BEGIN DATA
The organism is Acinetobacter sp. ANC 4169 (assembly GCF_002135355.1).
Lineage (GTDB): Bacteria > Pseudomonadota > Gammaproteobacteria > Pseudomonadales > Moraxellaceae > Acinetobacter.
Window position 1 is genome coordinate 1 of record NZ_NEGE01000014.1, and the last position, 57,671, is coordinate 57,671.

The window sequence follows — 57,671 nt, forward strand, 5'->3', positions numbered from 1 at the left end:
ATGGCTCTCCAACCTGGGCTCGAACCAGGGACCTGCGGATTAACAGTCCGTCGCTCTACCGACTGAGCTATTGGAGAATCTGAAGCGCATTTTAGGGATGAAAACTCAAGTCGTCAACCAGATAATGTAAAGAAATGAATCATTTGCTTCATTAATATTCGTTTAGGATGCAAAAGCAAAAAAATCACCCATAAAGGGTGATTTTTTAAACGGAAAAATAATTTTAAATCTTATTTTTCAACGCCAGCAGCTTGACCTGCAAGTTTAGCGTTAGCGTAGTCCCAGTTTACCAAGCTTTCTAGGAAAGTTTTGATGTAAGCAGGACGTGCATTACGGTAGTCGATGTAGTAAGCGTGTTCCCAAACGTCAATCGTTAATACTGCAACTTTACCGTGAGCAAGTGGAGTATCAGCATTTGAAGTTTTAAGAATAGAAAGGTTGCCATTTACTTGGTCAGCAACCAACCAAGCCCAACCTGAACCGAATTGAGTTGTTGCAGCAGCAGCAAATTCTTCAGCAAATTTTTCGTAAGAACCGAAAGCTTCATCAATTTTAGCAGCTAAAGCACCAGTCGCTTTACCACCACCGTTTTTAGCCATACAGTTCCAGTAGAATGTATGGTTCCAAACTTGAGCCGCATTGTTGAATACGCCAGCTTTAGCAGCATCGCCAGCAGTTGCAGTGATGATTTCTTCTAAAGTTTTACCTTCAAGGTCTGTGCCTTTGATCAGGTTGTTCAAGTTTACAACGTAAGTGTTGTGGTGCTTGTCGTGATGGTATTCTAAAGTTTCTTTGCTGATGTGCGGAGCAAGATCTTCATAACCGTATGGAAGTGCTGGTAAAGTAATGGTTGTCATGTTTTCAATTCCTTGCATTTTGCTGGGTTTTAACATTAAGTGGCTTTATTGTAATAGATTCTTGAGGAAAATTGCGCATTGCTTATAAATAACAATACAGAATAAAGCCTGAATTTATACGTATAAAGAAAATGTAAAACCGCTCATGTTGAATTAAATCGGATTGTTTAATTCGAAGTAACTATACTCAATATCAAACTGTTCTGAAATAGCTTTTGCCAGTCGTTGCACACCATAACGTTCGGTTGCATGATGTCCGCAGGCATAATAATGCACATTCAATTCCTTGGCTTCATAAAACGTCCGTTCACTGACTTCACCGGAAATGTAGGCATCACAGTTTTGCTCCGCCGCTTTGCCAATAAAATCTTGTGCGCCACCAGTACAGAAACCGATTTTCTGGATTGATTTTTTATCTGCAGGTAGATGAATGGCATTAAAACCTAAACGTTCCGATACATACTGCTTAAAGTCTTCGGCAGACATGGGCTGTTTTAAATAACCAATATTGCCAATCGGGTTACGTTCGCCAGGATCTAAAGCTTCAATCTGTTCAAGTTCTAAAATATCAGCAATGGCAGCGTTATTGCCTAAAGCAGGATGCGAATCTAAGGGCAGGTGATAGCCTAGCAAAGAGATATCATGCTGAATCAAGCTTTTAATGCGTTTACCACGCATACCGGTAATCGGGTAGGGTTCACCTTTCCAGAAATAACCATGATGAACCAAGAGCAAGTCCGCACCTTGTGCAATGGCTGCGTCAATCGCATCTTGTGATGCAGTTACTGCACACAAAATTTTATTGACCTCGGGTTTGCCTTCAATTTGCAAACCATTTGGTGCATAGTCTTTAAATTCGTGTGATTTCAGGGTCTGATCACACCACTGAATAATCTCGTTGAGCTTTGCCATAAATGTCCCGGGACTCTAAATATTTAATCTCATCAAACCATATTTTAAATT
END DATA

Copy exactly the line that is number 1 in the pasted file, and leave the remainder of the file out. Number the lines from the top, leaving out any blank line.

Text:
The organism is Acinetobacter sp. ANC 4169 (assembly GCF_002135355.1).